I just read a touching 2013 column about supporting elderly parents, written by Washington Post columnist, Cortland Milloy.
In his column Milloy addresses the notion, so prevalent these days, that many of us are “parenting our parents.” I’ll let you read the column for yourself, but I have some firm issues when it comes to the idea of parenting parents. Bottom line? I do not use the phrase.
I believe that my parents are elders, and no matter how frail they become, they possess more experience and wider perspective than I do at my younger age. I support, help, assist, and sometimes take charge to make the occasional decision — if absolutely necessary. I consider their welfare, just as they continue, even at their advances ages, to think about mine.
Aging in the later years of life is not fun. People lose their sense of independence, their cars, their friends, their ability to make decisions, and so much more. No matter what, despite either immense physical challenges or failings of memory, we should work hard to give them credit for, to recognize, and to celebrate the well-lived lives they have led.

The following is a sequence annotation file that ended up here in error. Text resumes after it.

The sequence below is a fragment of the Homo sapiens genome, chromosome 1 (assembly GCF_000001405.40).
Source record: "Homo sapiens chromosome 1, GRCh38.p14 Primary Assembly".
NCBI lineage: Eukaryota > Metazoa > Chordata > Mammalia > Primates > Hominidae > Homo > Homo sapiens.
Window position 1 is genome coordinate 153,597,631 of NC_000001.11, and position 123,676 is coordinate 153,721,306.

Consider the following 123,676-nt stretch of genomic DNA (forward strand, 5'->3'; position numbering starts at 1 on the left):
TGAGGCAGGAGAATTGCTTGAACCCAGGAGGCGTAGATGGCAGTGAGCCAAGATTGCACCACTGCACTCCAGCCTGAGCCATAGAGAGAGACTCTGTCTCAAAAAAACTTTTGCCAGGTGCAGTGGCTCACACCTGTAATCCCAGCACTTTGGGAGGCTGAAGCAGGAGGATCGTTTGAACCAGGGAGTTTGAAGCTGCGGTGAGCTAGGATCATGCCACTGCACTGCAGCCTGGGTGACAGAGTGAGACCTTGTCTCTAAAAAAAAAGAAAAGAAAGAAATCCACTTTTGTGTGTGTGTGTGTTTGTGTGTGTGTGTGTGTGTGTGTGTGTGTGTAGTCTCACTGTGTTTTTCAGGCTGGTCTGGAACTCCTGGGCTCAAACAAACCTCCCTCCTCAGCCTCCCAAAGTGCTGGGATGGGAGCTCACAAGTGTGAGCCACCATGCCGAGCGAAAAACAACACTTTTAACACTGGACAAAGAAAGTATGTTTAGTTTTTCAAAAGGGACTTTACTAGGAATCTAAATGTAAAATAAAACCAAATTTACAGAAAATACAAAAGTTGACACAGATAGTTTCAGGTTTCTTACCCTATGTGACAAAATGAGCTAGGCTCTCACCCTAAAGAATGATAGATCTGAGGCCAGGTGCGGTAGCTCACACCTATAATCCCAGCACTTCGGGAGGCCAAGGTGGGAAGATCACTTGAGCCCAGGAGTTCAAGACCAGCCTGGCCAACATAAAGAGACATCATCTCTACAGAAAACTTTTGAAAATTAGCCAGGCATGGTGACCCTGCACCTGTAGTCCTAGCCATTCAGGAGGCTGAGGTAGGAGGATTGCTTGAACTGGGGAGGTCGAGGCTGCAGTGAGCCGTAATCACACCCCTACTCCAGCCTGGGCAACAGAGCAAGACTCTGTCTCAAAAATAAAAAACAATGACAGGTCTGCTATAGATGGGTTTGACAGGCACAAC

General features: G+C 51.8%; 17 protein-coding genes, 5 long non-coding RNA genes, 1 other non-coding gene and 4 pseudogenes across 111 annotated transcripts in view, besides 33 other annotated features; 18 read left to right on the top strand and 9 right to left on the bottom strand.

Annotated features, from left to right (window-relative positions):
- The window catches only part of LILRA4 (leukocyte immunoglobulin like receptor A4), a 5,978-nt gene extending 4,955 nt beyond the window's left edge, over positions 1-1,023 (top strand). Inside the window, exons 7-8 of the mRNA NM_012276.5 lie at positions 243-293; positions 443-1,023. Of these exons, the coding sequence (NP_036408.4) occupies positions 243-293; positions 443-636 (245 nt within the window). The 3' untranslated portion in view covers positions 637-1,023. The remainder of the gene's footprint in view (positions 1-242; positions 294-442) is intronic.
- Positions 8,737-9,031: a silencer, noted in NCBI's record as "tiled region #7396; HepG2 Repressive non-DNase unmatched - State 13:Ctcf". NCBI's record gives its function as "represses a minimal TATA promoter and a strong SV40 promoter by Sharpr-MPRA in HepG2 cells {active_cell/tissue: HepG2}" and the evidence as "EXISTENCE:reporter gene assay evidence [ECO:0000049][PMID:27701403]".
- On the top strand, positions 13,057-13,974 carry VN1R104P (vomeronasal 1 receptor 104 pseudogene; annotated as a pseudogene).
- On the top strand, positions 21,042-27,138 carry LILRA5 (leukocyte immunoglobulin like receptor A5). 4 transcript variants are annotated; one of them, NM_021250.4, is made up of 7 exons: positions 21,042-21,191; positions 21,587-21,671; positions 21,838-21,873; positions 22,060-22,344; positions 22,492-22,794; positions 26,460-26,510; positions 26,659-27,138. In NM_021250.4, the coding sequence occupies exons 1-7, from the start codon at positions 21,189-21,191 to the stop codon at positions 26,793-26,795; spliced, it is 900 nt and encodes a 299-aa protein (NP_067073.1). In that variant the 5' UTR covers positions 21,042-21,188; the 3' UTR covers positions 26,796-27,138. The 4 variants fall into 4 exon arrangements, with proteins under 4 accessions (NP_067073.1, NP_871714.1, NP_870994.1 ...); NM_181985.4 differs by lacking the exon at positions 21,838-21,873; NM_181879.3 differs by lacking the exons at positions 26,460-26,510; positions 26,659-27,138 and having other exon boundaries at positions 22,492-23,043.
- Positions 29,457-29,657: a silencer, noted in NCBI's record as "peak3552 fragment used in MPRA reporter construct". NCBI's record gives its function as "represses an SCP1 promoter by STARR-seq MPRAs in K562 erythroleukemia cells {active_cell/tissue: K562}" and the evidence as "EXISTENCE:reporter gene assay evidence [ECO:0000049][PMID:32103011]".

As for my parents? They are fragile, but if anything, they continue to parent me.
Great post. Although easily done, parenting the elderly can definitely cause some resentment, especially when they value their independence. I think as long as they are able to live safely and happily alone then they should be able to – a great way to ensure they do this safely is a personal alarm so they don’t feel patronised but you can rest assured that they are living a safe and independent life!
Hi Anna. Personal alarm systems work for some people and not for others. The elder should always have the choice. One did not work for a member of my family. But I also know aging adults who really like them.